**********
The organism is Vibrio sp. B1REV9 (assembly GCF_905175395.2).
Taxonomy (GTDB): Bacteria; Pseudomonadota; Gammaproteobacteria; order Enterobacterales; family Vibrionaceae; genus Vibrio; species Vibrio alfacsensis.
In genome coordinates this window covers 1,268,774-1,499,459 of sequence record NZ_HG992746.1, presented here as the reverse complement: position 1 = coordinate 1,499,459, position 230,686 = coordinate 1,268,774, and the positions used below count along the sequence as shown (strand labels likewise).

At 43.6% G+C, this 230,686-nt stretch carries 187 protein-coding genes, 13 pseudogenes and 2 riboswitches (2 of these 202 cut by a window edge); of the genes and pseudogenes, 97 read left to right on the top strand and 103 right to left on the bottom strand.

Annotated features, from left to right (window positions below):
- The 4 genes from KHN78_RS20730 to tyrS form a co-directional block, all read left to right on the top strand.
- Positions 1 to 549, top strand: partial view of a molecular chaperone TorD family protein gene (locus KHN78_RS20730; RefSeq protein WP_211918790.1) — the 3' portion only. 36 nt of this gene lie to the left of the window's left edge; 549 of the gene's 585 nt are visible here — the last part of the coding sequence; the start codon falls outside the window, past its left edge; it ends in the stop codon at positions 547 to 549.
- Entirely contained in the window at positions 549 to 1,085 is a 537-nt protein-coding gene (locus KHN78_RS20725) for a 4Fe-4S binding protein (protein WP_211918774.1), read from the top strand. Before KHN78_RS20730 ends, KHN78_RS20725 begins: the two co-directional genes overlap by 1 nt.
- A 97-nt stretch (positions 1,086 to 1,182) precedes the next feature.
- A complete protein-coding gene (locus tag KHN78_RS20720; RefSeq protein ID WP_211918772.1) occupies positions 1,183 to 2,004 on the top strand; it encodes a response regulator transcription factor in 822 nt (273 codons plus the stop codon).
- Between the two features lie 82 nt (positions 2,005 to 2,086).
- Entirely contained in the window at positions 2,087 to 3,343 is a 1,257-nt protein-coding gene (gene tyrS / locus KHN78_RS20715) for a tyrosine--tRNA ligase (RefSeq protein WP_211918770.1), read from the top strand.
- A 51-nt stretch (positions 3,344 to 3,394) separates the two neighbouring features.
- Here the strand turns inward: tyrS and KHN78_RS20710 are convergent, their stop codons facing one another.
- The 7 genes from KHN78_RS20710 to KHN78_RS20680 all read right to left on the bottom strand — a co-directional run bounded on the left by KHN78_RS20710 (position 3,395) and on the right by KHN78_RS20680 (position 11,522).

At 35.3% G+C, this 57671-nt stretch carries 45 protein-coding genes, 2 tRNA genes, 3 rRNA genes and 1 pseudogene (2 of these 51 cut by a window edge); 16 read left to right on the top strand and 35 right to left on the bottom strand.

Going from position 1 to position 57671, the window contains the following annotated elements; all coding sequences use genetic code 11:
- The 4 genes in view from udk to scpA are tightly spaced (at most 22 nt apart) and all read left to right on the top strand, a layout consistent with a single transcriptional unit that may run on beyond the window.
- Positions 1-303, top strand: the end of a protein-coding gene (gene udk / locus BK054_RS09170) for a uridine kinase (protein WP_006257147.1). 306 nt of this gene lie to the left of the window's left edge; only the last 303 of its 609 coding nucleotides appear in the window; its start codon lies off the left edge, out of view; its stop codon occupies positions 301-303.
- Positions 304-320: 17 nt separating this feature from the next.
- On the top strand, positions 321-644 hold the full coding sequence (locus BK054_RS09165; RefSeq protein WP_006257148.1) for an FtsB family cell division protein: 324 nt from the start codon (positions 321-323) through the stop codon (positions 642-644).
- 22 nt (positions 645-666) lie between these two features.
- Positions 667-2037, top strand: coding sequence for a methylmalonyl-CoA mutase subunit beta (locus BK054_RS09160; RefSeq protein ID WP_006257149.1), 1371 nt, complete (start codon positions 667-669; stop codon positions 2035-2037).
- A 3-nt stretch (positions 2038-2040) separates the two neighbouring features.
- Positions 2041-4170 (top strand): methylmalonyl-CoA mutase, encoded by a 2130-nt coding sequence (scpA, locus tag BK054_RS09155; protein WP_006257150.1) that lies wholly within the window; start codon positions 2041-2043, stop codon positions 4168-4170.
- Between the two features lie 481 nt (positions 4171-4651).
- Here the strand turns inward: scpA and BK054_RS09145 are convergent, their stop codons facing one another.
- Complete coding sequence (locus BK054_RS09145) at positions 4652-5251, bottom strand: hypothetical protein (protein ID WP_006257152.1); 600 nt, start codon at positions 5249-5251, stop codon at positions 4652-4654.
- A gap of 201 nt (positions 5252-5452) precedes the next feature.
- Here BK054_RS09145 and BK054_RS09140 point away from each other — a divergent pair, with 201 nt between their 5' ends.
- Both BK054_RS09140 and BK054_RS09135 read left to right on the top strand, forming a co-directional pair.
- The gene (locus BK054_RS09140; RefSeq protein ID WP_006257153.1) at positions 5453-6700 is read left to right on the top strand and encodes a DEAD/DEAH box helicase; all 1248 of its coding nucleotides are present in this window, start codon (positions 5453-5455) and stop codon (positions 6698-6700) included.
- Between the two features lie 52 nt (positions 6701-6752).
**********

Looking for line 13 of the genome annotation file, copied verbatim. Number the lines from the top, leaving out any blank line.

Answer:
- A 51-nt stretch (positions 3,344 to 3,394) separates the two neighbouring features.